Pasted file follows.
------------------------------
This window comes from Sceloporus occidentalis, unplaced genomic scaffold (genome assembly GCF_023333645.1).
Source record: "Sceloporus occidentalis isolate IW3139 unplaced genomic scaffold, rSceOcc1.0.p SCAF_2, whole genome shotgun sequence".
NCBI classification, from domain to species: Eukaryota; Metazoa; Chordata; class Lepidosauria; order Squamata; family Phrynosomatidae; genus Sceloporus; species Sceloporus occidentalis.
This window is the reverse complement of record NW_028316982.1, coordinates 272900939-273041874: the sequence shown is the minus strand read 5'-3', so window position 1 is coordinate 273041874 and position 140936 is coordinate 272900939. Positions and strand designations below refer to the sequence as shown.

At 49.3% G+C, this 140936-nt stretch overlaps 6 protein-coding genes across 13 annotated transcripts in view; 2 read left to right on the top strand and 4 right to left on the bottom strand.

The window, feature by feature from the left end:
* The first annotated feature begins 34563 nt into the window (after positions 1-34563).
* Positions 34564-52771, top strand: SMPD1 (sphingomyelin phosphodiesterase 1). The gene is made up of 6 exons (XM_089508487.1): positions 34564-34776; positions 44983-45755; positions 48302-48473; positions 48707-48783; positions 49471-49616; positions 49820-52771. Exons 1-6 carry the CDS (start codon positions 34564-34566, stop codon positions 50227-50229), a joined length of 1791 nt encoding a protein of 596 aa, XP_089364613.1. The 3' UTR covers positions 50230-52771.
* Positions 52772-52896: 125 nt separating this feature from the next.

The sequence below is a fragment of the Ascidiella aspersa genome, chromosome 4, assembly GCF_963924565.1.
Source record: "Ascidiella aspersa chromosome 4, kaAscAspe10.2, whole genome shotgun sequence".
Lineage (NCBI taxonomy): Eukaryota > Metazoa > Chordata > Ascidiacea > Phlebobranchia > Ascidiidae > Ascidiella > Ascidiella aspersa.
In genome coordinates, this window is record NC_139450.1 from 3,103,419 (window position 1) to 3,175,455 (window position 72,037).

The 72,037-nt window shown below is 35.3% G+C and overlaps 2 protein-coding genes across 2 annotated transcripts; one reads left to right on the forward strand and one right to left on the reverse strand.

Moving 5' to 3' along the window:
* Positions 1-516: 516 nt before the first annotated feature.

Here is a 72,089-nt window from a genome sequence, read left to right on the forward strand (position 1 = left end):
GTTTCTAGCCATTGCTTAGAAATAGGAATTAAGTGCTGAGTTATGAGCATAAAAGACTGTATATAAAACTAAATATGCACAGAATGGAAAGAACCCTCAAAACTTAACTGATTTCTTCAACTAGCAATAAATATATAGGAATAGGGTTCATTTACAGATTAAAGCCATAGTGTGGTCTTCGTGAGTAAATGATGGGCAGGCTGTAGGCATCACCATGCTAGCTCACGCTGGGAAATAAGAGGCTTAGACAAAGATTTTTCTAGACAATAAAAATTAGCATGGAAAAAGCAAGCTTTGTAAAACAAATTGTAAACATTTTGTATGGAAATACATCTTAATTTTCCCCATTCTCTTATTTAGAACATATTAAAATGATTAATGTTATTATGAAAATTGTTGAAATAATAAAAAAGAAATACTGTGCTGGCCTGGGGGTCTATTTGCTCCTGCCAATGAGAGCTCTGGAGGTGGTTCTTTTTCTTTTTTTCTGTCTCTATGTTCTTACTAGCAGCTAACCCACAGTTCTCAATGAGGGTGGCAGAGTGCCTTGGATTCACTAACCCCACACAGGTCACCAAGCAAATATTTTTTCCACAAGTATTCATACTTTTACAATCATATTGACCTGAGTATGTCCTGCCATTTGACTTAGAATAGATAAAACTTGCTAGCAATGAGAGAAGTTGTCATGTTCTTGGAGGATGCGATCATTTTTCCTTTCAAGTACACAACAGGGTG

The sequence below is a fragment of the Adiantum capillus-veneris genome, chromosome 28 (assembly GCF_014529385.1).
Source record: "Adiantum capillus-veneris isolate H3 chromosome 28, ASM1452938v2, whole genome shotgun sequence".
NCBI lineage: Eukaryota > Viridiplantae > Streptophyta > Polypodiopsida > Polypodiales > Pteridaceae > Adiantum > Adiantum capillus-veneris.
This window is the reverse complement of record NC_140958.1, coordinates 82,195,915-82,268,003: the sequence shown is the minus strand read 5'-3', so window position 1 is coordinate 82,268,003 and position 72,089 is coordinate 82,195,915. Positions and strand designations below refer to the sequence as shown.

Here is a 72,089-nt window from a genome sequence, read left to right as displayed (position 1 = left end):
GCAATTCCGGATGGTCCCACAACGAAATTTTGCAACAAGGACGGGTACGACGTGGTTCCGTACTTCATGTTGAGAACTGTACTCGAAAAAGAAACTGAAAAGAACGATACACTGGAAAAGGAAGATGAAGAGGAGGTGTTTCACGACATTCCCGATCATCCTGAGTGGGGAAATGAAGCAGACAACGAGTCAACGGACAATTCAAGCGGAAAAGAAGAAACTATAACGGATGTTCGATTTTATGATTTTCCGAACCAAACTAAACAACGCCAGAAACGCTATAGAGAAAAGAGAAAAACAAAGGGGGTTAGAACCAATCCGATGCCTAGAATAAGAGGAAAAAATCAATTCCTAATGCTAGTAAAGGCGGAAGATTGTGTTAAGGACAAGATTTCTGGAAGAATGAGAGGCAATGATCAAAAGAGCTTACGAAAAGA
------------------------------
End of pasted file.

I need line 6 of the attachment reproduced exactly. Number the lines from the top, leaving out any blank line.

The window, feature by feature from the left end: